But I believe only that this happens precisely when you linger on the myth that lectures produce learning. Learning of discipline-specific knowledge. If you eliminate that, and concede that you have other sorts of learning, but very little learning of discipline knowledge, then there’s no problem with lectures!

The second article, “Schools for Wisdom” by David Brooks shows something very interesting regarding a close subject: what it means to change the classic “content-driven” teaching methodology in favor of discussions or other techniques. First, the article reminds me of a TEDx presentation Gardner Campbell did here at Sagrado Corazón in 2013, with the appropriate title of “Wisdom As A Learning Outcome”. This is after all what education -even university education- is all about: producing wise people (assessment notwithstanding).

Brooks says, if you want to put emphasis on wisdom you have to follow a number of stages. Let’s see them, but first let’s pause a moment to reflect on the bottom line: to have meaningful discussions or group-based collaborations or critical thinking, first one must own (meaning master, up to a certain extent) the knowledge domain. So, there really is a “dictatorship of content”. The point is, in my opinion, not to fall and let it govern our educational endeavors.

Now, on with the stages: First there is basic factual acquisition. This is the stage when one begins with acquiring a little information on a subject. Most often it makes little sense. To have it make sense, the second stage is much needed: pattern formation helps linking facts together in meaningful ways. The information is disconnected to what we already know: thus pattern formation through information navigation helps find meaning, and this is quite similar to what George Siemens postulates in his connectivist theory of knowledge. Third stage is the mental reformation which happens when we begin acquiring the vocabulary of the language of the field and almost of a sudden, things begin to make sense.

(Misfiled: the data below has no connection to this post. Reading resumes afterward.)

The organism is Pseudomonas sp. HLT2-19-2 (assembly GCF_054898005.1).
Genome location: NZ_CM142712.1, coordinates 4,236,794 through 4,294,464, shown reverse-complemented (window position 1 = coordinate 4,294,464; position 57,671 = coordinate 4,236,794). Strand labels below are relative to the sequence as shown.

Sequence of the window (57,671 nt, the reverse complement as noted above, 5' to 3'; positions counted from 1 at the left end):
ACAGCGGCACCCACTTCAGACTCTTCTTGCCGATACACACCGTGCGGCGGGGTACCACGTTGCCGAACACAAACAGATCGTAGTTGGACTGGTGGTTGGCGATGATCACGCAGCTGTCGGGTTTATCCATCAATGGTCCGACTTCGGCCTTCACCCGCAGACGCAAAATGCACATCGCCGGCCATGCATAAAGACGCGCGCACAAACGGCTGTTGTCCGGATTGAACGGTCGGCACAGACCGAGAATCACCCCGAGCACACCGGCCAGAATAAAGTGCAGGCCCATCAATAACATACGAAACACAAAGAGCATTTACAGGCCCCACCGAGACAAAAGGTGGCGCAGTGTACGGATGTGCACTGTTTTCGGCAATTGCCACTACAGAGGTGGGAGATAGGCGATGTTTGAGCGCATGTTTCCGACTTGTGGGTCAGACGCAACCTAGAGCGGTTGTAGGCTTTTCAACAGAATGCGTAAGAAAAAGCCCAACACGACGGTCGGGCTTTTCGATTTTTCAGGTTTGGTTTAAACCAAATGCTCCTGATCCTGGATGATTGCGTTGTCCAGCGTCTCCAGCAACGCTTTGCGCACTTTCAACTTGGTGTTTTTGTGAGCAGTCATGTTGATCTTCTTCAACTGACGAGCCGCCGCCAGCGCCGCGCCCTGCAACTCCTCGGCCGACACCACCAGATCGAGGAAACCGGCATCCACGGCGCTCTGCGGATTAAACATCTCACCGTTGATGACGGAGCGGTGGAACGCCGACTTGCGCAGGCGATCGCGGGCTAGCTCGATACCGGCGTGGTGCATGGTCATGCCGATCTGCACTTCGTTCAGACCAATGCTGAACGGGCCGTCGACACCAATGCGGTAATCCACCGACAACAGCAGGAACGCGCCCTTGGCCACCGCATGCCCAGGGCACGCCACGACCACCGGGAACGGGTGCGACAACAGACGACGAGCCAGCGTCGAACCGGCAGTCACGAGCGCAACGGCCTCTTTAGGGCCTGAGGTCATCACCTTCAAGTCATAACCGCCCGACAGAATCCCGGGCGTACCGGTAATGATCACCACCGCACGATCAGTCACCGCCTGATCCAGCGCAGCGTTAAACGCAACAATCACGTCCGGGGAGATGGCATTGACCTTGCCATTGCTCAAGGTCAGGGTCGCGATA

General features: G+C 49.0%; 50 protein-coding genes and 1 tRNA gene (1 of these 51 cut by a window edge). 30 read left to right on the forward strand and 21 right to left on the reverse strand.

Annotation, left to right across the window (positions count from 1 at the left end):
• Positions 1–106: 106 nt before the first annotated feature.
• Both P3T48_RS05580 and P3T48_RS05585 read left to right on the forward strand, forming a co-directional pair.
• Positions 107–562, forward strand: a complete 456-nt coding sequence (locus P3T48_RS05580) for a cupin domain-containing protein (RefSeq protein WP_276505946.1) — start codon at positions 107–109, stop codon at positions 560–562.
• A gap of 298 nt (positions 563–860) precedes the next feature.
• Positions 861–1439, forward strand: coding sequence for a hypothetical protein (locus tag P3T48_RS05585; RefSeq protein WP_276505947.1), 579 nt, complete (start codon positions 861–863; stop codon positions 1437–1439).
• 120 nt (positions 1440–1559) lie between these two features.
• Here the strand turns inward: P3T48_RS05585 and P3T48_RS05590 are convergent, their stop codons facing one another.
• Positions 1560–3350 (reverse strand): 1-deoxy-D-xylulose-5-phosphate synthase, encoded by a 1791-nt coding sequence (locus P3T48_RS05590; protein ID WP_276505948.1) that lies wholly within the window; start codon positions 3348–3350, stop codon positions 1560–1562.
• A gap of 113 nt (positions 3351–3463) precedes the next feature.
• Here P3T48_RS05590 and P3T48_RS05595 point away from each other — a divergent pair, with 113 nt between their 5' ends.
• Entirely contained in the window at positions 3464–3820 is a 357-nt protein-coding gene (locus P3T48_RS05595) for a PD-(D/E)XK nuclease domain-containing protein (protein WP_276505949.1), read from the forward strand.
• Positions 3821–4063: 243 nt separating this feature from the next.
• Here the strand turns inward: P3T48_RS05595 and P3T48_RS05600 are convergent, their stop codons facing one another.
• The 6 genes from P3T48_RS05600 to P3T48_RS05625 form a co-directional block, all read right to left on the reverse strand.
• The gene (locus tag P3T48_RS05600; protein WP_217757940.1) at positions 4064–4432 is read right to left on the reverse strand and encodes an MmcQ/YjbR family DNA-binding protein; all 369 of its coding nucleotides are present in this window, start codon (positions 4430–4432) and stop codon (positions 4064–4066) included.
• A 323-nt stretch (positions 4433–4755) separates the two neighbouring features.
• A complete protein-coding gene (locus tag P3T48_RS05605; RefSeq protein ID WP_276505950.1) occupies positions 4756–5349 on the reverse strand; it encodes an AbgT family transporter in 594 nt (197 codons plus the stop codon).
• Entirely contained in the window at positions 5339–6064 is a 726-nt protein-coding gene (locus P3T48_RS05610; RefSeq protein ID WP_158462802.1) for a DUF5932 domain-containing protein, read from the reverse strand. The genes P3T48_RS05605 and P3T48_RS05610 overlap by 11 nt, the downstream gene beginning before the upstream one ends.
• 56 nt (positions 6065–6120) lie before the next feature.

At this point information has been transformed into knowledge and it’s alive and this is a very very important point which we want all students to get to in the end. After you live and progress for a number of years with this awareness and your mental identity of the disciplines you’re working with, then you get wisdom. So this article clarifies that knowledge and wisdom are based “on the foundations of factual acquisition and cultural literacy”, which are then essential to the development of learning. This is unfortunately not what some newest education practices posit.

The two articles together show the importance of thinking with our own minds regarding lectures or traditional teaching techniques because both are able to form young minds into developing thinking skills and into developing a mental model of the world and the domains they’re studying. I enjoyed reading them very much.

Antonio Vantaggiato
antonio-vantaggiato@blogs.netedu.info